With the conflict in Gaza dominating media headlines over the past few weeks it was surprising to see one story emerge that wasn’t about missile strikes, civilian casualties and death, but instead had a positive message about toleration, love and hope.
Last week, in the midst of rising tension in the war-torn region, a hashtag campaign calling for Jews and Arabs to show their mutual love for each other began trending on Twitter and captured the imagination of the world.(Also see creative social media campaigns that cut through)
#jewsandarabsrefusetobeenemies, which was initiated by students Abraham Gutman and Dania Darwish after Israeli forces marched into Gaza as part of Operation Protective Edge, began spreading virally and soon images and messages from Jews and Arabs in loving relationships began being posted across Facebook and Twitter.
One such image of a couple kissing soon became the face of the campaign and it wasn’t long before global media picked up on the story, which generated widespread coverage and momentarily gave a glimpse of hope for a land engulfed in tragedy.
Among the many media outlets who covered the story there were new media outlets like Mashable who posted this video:
From a PR perspective what was interesting about the campaign was that ‘Jews and Arabs refuse to be enemies’ actually began as a chant at a 300-strong peace rally in Israel back in June… yet it has been the social media dimension to the campaign that has really raised awareness for the call for tolerance. Of course there are many reasons for this – not least of all the timing – however, the uniqueness of this campaign and the strength of the images have unquestionably generated a huge level of interest far exceeding a more typical march, protest or rally.
So the question really is ‘What can organisations learn from this?’ ‘How can you use social media to boost awareness for your own campaign and cut through the noise?’
Below are our top five tips that campaigners can learn from #jewsandarabsrefusetobeenemies
Tip 1 – Be Creative
Typically most campaigns will have some form of petition and the ‘big’ call to action will be to acquire signatures. This is great if you get a high number of respondents, however, it can take a very long time to get a number large enough to generate media coverage.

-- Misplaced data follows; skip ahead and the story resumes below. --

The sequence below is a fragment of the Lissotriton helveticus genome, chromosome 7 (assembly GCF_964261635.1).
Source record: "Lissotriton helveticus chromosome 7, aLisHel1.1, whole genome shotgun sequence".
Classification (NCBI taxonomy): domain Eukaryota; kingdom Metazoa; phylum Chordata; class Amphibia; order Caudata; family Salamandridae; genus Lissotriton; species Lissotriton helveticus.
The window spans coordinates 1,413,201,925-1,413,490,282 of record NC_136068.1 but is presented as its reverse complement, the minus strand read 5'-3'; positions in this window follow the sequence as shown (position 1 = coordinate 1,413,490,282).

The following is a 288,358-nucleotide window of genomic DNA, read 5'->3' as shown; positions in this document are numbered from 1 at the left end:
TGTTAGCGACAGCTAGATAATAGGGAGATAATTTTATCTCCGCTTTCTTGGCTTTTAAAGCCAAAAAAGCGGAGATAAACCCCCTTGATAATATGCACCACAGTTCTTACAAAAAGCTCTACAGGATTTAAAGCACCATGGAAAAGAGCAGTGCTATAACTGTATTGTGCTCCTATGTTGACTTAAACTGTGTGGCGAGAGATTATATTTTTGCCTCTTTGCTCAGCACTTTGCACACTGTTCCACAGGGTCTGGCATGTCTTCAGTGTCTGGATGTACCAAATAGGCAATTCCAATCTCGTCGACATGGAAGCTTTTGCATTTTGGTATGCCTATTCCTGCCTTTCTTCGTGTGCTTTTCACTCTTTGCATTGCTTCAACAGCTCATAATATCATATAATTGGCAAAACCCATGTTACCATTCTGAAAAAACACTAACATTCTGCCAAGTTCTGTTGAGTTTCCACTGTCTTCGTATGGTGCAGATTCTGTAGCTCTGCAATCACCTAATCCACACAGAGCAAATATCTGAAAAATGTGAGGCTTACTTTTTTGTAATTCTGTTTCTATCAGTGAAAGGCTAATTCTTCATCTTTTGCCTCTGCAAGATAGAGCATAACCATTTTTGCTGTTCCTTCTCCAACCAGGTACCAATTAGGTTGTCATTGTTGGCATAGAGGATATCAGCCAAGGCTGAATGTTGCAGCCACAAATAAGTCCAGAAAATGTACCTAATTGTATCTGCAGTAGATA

Being creative about how you use social media and how you ask your followers to engage is the key to generating a story that journalists want to write about.
Tip 2 – Use images
It’s a cliché but pictures genuinely are worth a thousand words. Had this campaign launched with only a few tweets and words of support it’s unlikely to have generated anywhere near the level of interest that it did.
Some of our favourite images from the campaign include:
Tip 3 – Use video
There are so many benefits to using video in campaigns it’s hard to know where to start. From a search perspective video is 53x more likely to be picked up by Google than text and it’s extremely engaging.
From a PR perspective one of the chief benefits of using video in campaigns is that you can link your video to media websites, blogs and social media feeds – helping you not only reach millions of people, but really engage them in your campaign.
The best example of online video marketing for an ethical campaign ever is Kony 2012. This short film was produced to raise awareness about International Court Criminal fugitive Joseph Kony and received 99 million views, 1.3 million likes on YouTube and 21.9 thousand likes on Vimeo. The film resulted in a resolution by the US senate and contributed to a decision to send in troops by the African Union.
Tip 4 – Use a hashtag
We will talk in more detail about the importance of hashtag campaigns in future posts, but for now here are three reasons to use them.
– It’s a great way to brand a campaign and rally support
– It allows you to track the impact of the campaign
– It’s a useful PR tactic when speaking to the media that you have a hashtag campaign, as this can generate even more awareness
Tip 5 – Make sure your social media campaigns is integrated with PR
There is a tendency in some circles to talk about traditional PR as ‘old hat’ with blogs, forums, social media and key influencers being the only media that matters. Of course, this is a little naive. The best social media campaigns should be fully integrated with PR as this allows mass exposure and can generate huge awareness for a campaign and even result in it going viral.
Interestingly the media started reporting on #jewsandarabsrefusetobeenemies when their Facebook page had 4000 likes (not bad at all, but not on the level of Kony 2012). Following media coverage the page now has around 44,000 likes and the campaign has reached a media audience of millions.